14. 14. The Henley OutlookOctober 2012 Industrial Metals Positives • urrency debasement will support real asset prices. C Negatives • MI indicators worldwide indicate that economies are facing headwinds. P • hinese electricity production indicate lacklustre activity. C HENLEY ASSESSMENT: We maintain our neutral view on base metals. PMI indicators worldwide suggest that economic activity worldwide is sluggish. PMI for China has now been in contraction for 10 consecutive months, the first time ever. Given this backdrop, we prefer other commodities at the moment. Agriculture Positives • he UN’s food and agriculture organisation T estimates there will be over nine billion mouths to feed on the planet by 2050. • iddle class consumers in BRIC economies M are increasingly demanding more varied and protein-rich foods. As affluence increases, protein from beef, sheep, poultry, pigs, cows and fish may in turn displace grains in diets. • rbanisation and life expectancy are expected U to increase. Negatives • rices are subject to many uncontrollable risks, P Source: The Fertilizer Institute eg, weather and natural disasters, politics and other pests. • ue to recent drought conditions in the American Mid-West and Russian Black Sea regions we have seen corn, wheat D and soy prices increase on average over 50% within a few months. HENLEY ASSESSMENT: Positive and Negative: There are two very different markets playing out in the agriculture sector, physical and equity. Many physical soft commodity prices have exploded due to changing global weather patterns over the past few months, however these sharp price increases tend to be followed with just as sharp falls; there is a very seasonal and cyclical pattern with these movements. Currently, with many soft commodity prices at or near record highs we have a negative view on investing at these levels and encourage profit taking. On the equity side, the largest weighting funds have to this sector is via fertilizer and seed companies. These industries are having a significantly more important role to play to help increase yield, and in the case of seed companies, invent seed which is more tolerant to changing global weather patterns. We remain positive agriculture equity funds.The Henley Group Limited The Henley Outlook: 14An SFC Licensed investment advisor in Hong Kong Hong Kong, Singapore & ShanghaiSuite 2004-08, 20/F, St George’s Building, 2 Ice House Street, Central, Hong Konginfo@thehenleygroup.com.hk www.thehenleygroup.com.hk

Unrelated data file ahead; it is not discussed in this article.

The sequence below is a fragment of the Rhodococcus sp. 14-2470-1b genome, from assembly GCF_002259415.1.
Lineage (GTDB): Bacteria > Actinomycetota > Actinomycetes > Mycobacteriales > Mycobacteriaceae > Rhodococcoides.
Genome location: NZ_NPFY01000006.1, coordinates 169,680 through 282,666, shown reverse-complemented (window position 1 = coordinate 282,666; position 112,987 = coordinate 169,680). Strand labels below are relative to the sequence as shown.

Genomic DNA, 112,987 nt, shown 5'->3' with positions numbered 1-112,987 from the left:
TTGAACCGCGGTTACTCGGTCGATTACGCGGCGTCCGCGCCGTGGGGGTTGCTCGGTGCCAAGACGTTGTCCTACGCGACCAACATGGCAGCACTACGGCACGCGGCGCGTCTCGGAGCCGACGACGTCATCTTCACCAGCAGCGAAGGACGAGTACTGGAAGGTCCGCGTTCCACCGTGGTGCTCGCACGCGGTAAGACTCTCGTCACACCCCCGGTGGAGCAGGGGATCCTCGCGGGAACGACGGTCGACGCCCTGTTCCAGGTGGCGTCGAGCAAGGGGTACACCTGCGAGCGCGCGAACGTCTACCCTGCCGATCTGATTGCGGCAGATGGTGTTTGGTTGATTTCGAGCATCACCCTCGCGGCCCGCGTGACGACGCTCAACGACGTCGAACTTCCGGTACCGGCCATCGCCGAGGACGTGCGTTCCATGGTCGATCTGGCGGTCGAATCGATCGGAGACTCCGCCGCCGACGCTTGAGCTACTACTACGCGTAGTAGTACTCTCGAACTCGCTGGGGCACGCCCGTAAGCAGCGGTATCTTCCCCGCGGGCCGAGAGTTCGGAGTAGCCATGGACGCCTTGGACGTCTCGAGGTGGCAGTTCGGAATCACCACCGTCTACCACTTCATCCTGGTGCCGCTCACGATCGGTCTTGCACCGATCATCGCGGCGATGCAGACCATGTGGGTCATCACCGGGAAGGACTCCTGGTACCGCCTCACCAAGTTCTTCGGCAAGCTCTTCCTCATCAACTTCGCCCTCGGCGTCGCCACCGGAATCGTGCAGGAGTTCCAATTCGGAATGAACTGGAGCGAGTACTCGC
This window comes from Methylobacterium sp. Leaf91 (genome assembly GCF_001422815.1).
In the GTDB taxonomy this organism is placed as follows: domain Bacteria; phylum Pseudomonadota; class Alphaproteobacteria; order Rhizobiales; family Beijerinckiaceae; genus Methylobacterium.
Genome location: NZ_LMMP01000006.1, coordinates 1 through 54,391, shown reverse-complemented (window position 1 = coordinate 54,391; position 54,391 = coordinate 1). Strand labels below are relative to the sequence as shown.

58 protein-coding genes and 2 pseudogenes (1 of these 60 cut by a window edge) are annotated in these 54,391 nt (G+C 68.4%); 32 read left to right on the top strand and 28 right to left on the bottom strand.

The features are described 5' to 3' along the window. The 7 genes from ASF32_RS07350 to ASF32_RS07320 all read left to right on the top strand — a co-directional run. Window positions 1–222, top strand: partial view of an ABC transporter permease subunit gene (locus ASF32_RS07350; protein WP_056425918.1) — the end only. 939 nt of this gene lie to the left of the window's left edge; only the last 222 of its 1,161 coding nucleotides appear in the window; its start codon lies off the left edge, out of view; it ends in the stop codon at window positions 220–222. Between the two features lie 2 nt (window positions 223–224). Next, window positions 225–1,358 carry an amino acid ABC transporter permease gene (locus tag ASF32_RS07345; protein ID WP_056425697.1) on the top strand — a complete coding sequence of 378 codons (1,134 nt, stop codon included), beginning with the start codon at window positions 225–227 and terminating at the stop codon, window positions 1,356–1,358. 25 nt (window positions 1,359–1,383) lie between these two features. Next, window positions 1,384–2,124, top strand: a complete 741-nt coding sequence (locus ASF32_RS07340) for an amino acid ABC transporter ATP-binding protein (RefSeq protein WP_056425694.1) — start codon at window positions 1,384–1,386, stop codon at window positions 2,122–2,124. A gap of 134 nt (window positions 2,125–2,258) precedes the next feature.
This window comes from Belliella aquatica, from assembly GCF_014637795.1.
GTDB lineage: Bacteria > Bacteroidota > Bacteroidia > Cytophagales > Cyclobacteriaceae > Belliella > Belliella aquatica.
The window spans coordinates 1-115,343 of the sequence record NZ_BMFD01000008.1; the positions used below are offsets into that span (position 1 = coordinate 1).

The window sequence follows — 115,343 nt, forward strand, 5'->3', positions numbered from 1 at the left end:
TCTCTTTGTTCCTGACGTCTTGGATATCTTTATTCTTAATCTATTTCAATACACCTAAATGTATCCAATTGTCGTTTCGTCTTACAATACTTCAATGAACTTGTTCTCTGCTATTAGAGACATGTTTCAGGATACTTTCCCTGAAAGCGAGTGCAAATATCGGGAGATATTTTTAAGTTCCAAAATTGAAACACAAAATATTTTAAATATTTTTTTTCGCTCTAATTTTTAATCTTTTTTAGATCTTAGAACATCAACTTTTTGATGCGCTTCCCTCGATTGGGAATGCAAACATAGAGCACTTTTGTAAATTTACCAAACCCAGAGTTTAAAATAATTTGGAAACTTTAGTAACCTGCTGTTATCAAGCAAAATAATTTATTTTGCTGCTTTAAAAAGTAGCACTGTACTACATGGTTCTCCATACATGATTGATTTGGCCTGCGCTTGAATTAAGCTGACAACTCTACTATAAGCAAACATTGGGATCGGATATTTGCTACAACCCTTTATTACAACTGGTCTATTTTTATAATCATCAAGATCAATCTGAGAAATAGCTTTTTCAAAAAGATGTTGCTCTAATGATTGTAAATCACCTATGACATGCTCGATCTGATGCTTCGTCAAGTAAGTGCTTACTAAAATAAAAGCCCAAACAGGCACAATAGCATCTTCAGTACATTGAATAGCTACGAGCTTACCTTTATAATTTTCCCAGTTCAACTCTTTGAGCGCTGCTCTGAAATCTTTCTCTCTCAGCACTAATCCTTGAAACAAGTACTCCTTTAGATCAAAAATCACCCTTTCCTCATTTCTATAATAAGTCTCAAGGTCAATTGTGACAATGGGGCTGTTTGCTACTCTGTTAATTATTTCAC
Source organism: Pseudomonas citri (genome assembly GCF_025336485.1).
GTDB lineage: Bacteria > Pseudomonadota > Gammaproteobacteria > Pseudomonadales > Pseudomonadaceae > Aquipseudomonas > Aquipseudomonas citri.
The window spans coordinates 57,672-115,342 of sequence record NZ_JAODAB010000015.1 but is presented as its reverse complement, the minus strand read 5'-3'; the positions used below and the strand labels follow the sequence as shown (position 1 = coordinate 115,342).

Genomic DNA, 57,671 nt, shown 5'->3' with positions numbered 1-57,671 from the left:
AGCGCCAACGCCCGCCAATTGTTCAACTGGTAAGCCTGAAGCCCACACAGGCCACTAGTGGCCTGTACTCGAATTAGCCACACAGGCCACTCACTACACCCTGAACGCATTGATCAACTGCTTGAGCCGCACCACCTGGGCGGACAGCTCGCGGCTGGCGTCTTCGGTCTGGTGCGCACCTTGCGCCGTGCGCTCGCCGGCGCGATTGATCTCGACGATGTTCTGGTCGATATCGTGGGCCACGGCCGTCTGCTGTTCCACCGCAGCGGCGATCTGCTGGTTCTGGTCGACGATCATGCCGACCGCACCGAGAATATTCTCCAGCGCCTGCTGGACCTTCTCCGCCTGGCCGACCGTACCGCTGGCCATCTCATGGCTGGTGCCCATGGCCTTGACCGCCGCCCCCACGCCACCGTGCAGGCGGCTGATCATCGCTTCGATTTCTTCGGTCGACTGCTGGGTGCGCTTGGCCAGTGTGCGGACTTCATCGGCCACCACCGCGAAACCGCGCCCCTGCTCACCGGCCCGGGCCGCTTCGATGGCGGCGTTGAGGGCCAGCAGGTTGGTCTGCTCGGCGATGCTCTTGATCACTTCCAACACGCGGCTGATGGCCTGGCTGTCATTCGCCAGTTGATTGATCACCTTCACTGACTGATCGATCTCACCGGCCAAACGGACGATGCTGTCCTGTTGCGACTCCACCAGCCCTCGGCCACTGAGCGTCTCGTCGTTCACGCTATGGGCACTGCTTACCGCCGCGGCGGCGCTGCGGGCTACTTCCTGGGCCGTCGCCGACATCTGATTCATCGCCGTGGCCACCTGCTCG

15. 15. The Henley OutlookOctober 2012 Alternative Investment Positives • verall, hedge funds made money in August; the HFRX O global index rose by 0.5%. Given the general “risk-on” sentiment, particularly during the first half of September, the best performers were market-sensitive strategies such as long-bias equity and credit managers. • ispersion both between and within financial markets D improved during the month, which was a positive factor for long-short hedge funds. • Total asset under management (AUM) increased by USD7bn during the month, bring the size of the hedge fund industry to USD1tn. Negatives Source: FRM Viewpoint • he main detractors for Managed Futures/CTA in August T were long bonds positioning, short EUR bias and long AUD exposure. All of these exposures were progressively reduced while risk asset exposures such as long equities and commodities produced positive contributions in August. • here are a series of fundamental issues that remain unresolved with a lot political turbulence continuing in the next T few months. Trading strategies are less attractive since economic intervention by politicians and central banks remains frequent and uncertain. It is extremely hard to make the right call on market timings. HENLEY ASSESSMENT: Cautiously positive. “QE unlimited” is definitely fantastic news for most of long-only funds however this doesn’t sound that good for most of the hedge funds. Market dynamics remain unfavourable in terms of attractiveness on a valuation basis as managers have to work harder to extract returns from niche areas in order to keep positive Alphas instead of being trapped in Beta plays. General disclaimer and warning The Henley Group Limited (“The Henley Group”) has produced this document for your private use only and you must not distribute it to any other person in Hong Kong. Re-distribution or reproduction in whole or in part of this document by any means is strictly prohibited and The Henley Group accepts no liability for the actions of third parties in this respect.Funds not authorized by the Securities and Futures Commission may involve more risk and distribution or re-distribution of information relating to such funds to the public of Hong Kong may constitute an offence under the Securities and Futures Ordinance.Notwithstanding that the information contained herein has been obtained from sources which The Henley Group believes to be reliable, The Henley Group makes no guarantee, representation or warranty and accepts no responsibility or liability as to its accuracy, completeness or correctness. The information in this document, including any expressions of opinions or estimates, should neither be relied upon nor used in any way as indication of the future performance of any financial products, as prices of assets and currencies may go down as well as up and past performance should not be taken as indication of future performance.The Henley Group Limited The Henley Outlook: 15An SFC Licensed investment advisor in Hong Kong Hong Kong, Singapore & ShanghaiSuite 2004-08, 20/F, St George’s Building, 2 Ice House Street, Central, Hong Konginfo@thehenleygroup.com.hk www.thehenleygroup.com.hk